COMPUTER ASSISTED PASSENGER PRESCREENING PROGRAM II (TSA) • 15 minutes before departure; airline manifest COMPUTER ASSISTED PASSENGER PRESCREENING PROGRAM II (TSA) • 15 minutes before departure; airline manifest is shared with US government • Proposed on January 2003, CAPPS II (Passenger and Aviation Security Screening Records) would compare “passenger records…against commercial data-bases [such as Lexis-Nexis and Acxiom, using name, home address and telephone, and DOB]…and [then] national security information [looking for criminal and terrorist records]. ” • Would score all passengers, but especially non-US citizens, with a number and a color • Currently, cash customers and one-way ticket purchases are subject to secondary screening; “SSS” or “***” is marked on the boarding pass SOURCE: http: //www. dhs. gov/dhspublic/display? content=1115 47

PORT OF ENTRY “Your passport, valid for at least six months beyond the date PORT OF ENTRY “Your passport, valid for at least six months beyond the date of your expected stay; With the attached envelope; When you receive your nonimmigrant visa at a U. S. embassy or consulate, the consular officer will seal your immigration documents in an envelope and attach it to your passport. You should not open this envelope! The Customs and Border Protection Officer at the U. S. Port of Entry will open the envelope; and SEVIS Form I-20. ” “In addition, it is strongly recommended that you also hand carry the following documentation: • • Evidence of financial resources; Evidence of student status, such as recent tuition receipts and transcripts; Paper receipt for the SEVIS fee, Form I-797, and Name and contact information for your “Designated School Official”, including a 24 -hour emergency contact number at the school. ” “If Arriving By Air: Flight attendants will distribute Customs Declaration Forms (CF-6059) and Arrival Departure Record Forms (I-94). These must be completed prior to landing. ” SOURCE: http: //www. ice. gov/graphics/sevis/factsheet/100104 ent_stdnt_fs. htm 48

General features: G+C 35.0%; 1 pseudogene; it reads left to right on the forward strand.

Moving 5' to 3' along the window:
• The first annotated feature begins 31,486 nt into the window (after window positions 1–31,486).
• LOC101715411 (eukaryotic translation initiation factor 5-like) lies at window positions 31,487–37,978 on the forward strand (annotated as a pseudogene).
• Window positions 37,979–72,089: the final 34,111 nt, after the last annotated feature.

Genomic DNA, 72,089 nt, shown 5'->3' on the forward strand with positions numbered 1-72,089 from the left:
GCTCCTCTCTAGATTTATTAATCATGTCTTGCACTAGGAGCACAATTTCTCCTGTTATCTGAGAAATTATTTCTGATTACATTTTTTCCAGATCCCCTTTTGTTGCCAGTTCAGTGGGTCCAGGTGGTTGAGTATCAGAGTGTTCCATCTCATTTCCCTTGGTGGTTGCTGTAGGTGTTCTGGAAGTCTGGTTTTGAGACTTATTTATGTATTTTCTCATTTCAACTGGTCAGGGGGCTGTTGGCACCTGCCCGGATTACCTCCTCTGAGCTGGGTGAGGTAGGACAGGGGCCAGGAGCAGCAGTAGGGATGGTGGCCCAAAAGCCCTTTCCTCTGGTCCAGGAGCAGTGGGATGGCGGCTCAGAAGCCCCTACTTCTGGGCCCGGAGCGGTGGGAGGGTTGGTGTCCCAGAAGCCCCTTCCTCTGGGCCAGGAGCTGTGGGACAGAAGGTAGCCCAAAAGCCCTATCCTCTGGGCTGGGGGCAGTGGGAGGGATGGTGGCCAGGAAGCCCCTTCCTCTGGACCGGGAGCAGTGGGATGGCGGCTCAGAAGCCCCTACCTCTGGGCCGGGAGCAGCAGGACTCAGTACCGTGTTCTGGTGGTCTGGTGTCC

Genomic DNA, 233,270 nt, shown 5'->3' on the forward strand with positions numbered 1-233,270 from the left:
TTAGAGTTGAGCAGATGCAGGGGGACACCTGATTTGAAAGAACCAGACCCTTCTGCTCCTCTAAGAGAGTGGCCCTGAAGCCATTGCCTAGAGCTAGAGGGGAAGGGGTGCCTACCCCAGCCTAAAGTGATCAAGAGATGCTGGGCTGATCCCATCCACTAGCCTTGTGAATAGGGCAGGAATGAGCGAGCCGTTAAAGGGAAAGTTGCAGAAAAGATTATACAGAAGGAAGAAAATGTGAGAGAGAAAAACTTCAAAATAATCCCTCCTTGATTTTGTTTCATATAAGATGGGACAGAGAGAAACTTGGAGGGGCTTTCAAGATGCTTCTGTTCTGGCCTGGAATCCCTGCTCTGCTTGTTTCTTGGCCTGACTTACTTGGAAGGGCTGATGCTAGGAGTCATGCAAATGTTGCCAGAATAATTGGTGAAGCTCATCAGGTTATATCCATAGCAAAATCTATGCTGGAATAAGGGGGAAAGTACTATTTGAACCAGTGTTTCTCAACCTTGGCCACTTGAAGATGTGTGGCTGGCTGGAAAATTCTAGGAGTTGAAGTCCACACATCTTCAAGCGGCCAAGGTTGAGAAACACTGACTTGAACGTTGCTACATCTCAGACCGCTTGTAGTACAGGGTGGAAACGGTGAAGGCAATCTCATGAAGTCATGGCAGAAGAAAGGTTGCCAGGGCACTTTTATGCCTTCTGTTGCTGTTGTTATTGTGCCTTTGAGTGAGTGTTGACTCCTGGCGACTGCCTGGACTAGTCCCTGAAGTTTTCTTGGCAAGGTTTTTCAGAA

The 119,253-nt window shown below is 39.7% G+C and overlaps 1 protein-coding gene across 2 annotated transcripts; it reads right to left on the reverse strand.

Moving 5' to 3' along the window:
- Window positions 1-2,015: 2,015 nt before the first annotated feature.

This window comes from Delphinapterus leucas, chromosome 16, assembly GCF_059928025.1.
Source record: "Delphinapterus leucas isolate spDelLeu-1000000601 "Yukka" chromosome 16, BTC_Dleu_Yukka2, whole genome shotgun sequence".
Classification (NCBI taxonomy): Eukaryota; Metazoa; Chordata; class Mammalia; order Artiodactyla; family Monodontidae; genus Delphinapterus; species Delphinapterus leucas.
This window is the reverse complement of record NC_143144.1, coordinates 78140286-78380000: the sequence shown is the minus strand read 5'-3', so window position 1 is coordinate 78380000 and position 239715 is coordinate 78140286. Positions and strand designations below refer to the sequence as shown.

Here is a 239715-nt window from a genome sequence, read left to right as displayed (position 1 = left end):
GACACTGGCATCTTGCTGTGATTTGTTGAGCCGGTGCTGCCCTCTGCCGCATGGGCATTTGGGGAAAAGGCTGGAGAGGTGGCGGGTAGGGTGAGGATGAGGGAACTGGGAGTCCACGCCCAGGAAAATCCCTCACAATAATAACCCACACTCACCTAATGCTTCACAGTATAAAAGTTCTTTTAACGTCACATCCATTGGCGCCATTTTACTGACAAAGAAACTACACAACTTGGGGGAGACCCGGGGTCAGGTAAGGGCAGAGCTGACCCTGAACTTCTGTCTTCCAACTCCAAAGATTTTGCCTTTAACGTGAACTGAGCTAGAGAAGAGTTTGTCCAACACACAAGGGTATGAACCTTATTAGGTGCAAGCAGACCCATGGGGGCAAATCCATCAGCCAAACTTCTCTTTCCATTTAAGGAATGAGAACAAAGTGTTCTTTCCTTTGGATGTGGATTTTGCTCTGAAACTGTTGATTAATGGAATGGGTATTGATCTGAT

PORT OF ENTRY DIGITAL SCREENING US-VISIT (United States Visitor and Immigrant Status Indicator Technology) PORT OF ENTRY DIGITAL SCREENING US-VISIT (United States Visitor and Immigrant Status Indicator Technology) involves: 1. “Inkless, digital finger scanner captures scans of left and right index fingers. 1. Officer then takes a digital photograph. 1. Biographic and biometric data are used to match identity against State Department data acquired when visa was issued. ” SOURCE: DHS; “More Ports of Entry to Use Digital Screening, ” LA Times, 4 January 2005, p. A 14. 49